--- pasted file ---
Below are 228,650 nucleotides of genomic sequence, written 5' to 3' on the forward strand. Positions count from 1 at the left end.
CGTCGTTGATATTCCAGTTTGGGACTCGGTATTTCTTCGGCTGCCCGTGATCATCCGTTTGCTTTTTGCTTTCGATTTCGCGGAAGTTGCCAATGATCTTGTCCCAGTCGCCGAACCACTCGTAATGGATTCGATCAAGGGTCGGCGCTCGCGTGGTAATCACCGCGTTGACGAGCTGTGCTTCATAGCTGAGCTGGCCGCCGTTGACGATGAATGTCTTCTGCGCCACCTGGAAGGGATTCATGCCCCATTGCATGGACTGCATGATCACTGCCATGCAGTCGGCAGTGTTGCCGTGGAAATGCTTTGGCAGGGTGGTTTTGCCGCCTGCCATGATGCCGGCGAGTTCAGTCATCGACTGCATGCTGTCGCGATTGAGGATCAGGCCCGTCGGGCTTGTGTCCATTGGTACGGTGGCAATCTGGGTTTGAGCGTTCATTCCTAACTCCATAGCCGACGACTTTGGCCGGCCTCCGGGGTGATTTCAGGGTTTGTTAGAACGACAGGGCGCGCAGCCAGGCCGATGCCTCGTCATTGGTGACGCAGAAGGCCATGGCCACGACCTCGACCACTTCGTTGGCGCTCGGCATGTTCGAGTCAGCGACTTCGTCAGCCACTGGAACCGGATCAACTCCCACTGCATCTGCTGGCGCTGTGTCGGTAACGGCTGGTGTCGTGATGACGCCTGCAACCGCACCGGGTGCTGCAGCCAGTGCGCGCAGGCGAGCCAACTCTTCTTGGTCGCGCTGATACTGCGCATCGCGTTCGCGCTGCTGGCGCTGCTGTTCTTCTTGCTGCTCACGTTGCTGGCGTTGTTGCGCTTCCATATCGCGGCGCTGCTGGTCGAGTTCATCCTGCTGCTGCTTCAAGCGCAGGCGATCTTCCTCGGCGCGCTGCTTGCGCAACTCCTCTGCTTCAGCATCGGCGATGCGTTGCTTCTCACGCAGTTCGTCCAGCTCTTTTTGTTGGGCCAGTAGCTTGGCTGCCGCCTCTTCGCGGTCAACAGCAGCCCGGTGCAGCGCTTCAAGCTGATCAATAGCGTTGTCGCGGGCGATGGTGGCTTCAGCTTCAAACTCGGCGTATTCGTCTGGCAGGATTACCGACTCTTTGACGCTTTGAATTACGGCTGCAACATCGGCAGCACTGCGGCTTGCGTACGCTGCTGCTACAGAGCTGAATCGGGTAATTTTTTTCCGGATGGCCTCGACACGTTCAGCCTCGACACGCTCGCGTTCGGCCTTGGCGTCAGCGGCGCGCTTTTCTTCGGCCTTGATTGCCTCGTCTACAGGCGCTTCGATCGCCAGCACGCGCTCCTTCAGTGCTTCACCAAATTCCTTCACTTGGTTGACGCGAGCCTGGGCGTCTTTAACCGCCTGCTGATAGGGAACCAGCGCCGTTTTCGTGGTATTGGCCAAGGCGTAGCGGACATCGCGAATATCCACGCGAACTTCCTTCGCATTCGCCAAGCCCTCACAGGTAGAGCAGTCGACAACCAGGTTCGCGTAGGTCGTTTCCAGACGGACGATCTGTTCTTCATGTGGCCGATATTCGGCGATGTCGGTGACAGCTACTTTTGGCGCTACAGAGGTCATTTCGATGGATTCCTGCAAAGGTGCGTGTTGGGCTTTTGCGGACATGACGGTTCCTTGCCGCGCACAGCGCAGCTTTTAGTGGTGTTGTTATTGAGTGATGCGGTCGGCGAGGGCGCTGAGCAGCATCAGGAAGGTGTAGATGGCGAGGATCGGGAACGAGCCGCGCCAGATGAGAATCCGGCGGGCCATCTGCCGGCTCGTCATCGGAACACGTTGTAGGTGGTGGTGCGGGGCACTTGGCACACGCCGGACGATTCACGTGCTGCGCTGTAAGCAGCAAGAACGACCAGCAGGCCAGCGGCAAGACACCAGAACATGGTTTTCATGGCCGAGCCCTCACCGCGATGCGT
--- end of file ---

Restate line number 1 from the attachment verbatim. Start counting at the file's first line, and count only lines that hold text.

Below are 228,650 nucleotides of genomic sequence, written 5' to 3' on the forward strand. Positions count from 1 at the left end.